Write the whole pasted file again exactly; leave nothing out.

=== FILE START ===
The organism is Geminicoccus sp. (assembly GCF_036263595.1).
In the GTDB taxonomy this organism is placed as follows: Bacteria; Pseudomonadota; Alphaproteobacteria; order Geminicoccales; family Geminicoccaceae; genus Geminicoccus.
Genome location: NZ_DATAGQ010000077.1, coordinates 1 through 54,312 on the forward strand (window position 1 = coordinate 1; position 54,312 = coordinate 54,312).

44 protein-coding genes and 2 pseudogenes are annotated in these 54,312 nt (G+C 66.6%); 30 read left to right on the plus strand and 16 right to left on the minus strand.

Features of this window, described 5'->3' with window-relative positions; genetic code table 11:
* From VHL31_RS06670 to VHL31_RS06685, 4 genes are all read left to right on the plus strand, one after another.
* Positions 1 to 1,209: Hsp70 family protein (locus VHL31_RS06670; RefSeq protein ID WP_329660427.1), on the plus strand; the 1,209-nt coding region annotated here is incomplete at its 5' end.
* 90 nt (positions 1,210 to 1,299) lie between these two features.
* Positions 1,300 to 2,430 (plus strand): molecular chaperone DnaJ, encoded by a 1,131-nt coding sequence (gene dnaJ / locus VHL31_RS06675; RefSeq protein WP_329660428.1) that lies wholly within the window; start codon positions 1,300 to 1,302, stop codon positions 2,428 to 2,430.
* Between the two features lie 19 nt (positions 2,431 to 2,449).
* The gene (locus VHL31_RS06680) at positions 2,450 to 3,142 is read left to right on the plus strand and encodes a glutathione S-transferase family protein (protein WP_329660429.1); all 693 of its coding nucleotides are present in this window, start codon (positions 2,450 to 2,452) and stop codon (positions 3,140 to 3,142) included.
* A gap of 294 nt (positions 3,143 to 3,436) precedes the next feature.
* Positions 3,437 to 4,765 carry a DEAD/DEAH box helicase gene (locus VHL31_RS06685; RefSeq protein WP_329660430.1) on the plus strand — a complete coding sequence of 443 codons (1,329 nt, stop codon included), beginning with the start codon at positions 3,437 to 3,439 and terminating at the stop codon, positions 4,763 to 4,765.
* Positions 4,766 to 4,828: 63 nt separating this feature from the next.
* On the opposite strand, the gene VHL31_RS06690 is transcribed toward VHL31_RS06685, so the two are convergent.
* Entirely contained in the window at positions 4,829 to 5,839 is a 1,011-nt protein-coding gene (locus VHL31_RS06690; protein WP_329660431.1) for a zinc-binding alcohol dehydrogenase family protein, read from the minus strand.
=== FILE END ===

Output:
The organism is Geminicoccus sp. (assembly GCF_036263595.1).
In the GTDB taxonomy this organism is placed as follows: Bacteria; Pseudomonadota; Alphaproteobacteria; order Geminicoccales; family Geminicoccaceae; genus Geminicoccus.
Genome location: NZ_DATAGQ010000077.1, coordinates 1 through 54,312 on the forward strand (window position 1 = coordinate 1; position 54,312 = coordinate 54,312).

44 protein-coding genes and 2 pseudogenes are annotated in these 54,312 nt (G+C 66.6%); 30 read left to right on the plus strand and 16 right to left on the minus strand.

Features of this window, described 5'->3' with window-relative positions; genetic code table 11:
* From VHL31_RS06670 to VHL31_RS06685, 4 genes are all read left to right on the plus strand, one after another.
* Positions 1 to 1,209: Hsp70 family protein (locus VHL31_RS06670; RefSeq protein ID WP_329660427.1), on the plus strand; the 1,209-nt coding region annotated here is incomplete at its 5' end.
* 90 nt (positions 1,210 to 1,299) lie between these two features.
* Positions 1,300 to 2,430 (plus strand): molecular chaperone DnaJ, encoded by a 1,131-nt coding sequence (gene dnaJ / locus VHL31_RS06675; RefSeq protein WP_329660428.1) that lies wholly within the window; start codon positions 1,300 to 1,302, stop codon positions 2,428 to 2,430.
* Between the two features lie 19 nt (positions 2,431 to 2,449).
* The gene (locus VHL31_RS06680) at positions 2,450 to 3,142 is read left to right on the plus strand and encodes a glutathione S-transferase family protein (protein WP_329660429.1); all 693 of its coding nucleotides are present in this window, start codon (positions 2,450 to 2,452) and stop codon (positions 3,140 to 3,142) included.
* A gap of 294 nt (positions 3,143 to 3,436) precedes the next feature.
* Positions 3,437 to 4,765 carry a DEAD/DEAH box helicase gene (locus VHL31_RS06685; RefSeq protein WP_329660430.1) on the plus strand — a complete coding sequence of 443 codons (1,329 nt, stop codon included), beginning with the start codon at positions 3,437 to 3,439 and terminating at the stop codon, positions 4,763 to 4,765.
* Positions 4,766 to 4,828: 63 nt separating this feature from the next.
* On the opposite strand, the gene VHL31_RS06690 is transcribed toward VHL31_RS06685, so the two are convergent.
* Entirely contained in the window at positions 4,829 to 5,839 is a 1,011-nt protein-coding gene (locus VHL31_RS06690; protein WP_329660431.1) for a zinc-binding alcohol dehydrogenase family protein, read from the minus strand.